(I wrote this for the Governing Emerging Technologies module, as part of my UCL studies)
Why governing our own use of social media is the key to mental wellbeing
4th February 2004.
Sound like a memorable date? Probably not. But it’s a date which has impacted the lives of 1.79 billion people and counting – the start of Facebook. This means that Facebook will shortly be celebrating its 13th birthday, and just like many teenagers, it’s being blamed for a lot. Of course, Facebook isn’t totally innocent either. It provides a platform where malicious intentions can thrive. Actions from anonymous cyberbullying, to planning terrorist attacks would be extremely difficult, if impossible, to coordinate without it. But now, the major talking point seems to be around its less obvious impacts. That is, how it effects our mental health. As Facebook has managed to weave its way into the centre of our lives, it has become caught up in concerns about our wellbeing.
This is the story of the social media as a whole. Or, as it is often referred to: ‘the internet’s love child’. Twitter has been around for 10 years and now has 320 million users. Even more rapid is the rise of Instagram, which has gained 400 million users in its mere 6 years. All these statistics have been used time and time again to testify the power that social media has within society, and they’re not wrong (if a little tedious). However, this power combined with its brief history, makes social media a governing nightmare. Even though it has come to dominate our society, social media is an extremely recent development in technology. Consequently, it’s difficult to trace and almost impossible to predict.
But how much should we really be blaming social media for in terms of our mental wellbeing? Rather than placing all kinds of restrictions on them, do we need to start placing restrictions on ourselves? In one word, yes.
Our love affair with social media has turned sour. Modern day life is commonly described as complex and stressful but, more and more often, social media is being identified as the source of much anxiety and sadness. We’re looking at a stranger’s Instagram and comparing their seemingly perfect life to our own. Scrolling through Facebook and seeing pictures of friends having fun. Clinging onto iPhones in times of boredom, unable to remove ourselves from the online world. What may come across as futile #firstworldproblems are actually having serious effects on our health.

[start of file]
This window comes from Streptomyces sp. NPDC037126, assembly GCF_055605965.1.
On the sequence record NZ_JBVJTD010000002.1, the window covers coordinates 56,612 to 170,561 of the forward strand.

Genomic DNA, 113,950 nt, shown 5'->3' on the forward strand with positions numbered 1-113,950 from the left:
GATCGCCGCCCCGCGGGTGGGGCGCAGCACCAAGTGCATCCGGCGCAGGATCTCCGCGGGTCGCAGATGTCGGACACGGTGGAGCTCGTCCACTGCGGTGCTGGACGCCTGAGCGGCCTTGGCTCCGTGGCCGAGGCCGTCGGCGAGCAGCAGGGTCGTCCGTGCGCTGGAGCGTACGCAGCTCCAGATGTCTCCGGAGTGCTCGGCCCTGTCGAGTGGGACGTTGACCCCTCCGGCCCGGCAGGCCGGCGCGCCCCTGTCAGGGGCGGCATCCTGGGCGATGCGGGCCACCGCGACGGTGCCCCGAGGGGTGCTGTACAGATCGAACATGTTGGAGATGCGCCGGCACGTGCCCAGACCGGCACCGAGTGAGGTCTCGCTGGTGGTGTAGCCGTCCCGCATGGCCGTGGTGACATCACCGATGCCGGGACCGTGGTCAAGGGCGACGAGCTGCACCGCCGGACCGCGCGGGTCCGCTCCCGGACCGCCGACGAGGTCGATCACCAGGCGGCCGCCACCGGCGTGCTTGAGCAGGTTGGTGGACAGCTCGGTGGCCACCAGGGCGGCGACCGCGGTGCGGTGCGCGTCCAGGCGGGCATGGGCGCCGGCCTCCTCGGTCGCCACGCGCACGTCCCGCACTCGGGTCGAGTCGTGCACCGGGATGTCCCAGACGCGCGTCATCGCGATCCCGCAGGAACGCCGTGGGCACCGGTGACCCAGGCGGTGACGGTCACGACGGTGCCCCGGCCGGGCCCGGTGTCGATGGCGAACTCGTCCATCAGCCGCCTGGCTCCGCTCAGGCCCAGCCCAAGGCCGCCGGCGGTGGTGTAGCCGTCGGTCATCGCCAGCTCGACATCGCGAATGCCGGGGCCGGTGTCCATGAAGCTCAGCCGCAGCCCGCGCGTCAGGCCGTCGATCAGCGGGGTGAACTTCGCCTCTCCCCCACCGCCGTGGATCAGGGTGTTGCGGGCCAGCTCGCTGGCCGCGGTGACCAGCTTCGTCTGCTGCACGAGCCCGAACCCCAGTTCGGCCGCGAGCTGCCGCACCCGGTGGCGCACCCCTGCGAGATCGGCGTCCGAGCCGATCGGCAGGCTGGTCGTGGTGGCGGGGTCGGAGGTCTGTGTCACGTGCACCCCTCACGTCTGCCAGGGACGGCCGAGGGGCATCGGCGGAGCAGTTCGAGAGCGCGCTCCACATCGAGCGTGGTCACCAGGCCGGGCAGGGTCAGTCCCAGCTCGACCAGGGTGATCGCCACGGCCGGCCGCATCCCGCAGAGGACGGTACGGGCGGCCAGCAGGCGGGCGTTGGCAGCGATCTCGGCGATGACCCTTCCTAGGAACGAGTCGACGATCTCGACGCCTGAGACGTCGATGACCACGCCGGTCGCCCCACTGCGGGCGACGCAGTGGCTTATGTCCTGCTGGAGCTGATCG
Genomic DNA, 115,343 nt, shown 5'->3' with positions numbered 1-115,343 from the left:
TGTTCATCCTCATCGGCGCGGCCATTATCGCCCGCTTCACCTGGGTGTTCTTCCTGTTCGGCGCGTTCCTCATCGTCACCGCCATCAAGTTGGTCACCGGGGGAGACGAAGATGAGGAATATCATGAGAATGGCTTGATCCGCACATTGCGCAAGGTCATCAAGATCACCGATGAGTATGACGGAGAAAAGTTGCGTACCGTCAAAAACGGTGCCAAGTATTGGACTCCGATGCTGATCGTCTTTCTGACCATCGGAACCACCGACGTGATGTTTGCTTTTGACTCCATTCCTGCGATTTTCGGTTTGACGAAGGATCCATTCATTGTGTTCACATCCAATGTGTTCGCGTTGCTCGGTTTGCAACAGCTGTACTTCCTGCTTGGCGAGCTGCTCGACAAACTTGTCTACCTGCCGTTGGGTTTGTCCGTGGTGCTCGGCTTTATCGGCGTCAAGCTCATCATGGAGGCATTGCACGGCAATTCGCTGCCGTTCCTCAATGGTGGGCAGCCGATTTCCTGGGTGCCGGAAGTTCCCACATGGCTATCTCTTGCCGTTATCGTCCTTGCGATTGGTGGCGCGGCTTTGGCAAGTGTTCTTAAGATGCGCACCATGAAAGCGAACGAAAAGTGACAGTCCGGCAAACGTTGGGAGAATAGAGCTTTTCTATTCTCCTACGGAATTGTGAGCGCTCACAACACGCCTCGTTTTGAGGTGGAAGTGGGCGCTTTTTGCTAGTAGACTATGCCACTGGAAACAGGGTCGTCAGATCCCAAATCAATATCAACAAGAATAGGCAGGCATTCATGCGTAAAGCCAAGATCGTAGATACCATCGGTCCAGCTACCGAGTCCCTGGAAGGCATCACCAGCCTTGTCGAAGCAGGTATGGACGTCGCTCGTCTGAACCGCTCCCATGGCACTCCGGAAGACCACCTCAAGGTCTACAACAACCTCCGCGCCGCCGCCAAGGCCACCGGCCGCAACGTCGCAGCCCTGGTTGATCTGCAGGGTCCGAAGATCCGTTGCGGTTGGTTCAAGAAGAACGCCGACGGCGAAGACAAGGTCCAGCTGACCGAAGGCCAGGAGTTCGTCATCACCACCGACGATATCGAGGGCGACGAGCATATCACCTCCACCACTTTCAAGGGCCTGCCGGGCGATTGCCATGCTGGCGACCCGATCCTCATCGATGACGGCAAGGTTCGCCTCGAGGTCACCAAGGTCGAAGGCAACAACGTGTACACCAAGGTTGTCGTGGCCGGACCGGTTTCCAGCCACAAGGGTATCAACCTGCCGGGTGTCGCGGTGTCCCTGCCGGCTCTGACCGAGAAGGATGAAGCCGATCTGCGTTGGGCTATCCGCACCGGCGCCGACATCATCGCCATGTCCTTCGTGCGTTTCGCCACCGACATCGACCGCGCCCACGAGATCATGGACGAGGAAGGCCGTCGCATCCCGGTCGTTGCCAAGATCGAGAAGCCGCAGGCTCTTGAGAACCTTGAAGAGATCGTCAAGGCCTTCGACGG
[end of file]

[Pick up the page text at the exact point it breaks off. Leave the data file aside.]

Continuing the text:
The problem is, no one knows just how much to target social media when it comes to our wellbeing. Even so, there are some striking comparisons that cannot be ignored. The School of Medicine at the University of Pittsburg found that frequent users of social media are three times more likely to develop mental health problems. If this is the case, then social media must be going beyond the initial reason for its success – the ability to communicate and share things with people when you’re not physically with them.
Social media is not just about communicating with friends and family anymore. It opens up a perfect world of edited reality where users are able create the best version of themselves. This in itself is not a bad thing. By sharing what we think people might find interesting, we now have a source of inspiration and motivation right in our pockets (or most likely, hands) which has created communities who uplift one another. Sharing recipes, outfits, interior design, places to eat, places to visit… there’s not much you can’t find on social media.
However, the danger of this is that we are now starting to compare our own lives to these flawless images. For many, it’s no surprise that reality doesn’t add up. This is a greater issue for women, who make up 8% more of social media users than men. It’s a subject that Alyssa Westring refers to as ‘compare and despair’, arguing that the do-it-all image presented on social media is unhelpful for women. Yet, it goes beyond ‘unhelpful’ – it’s an issue of mental health.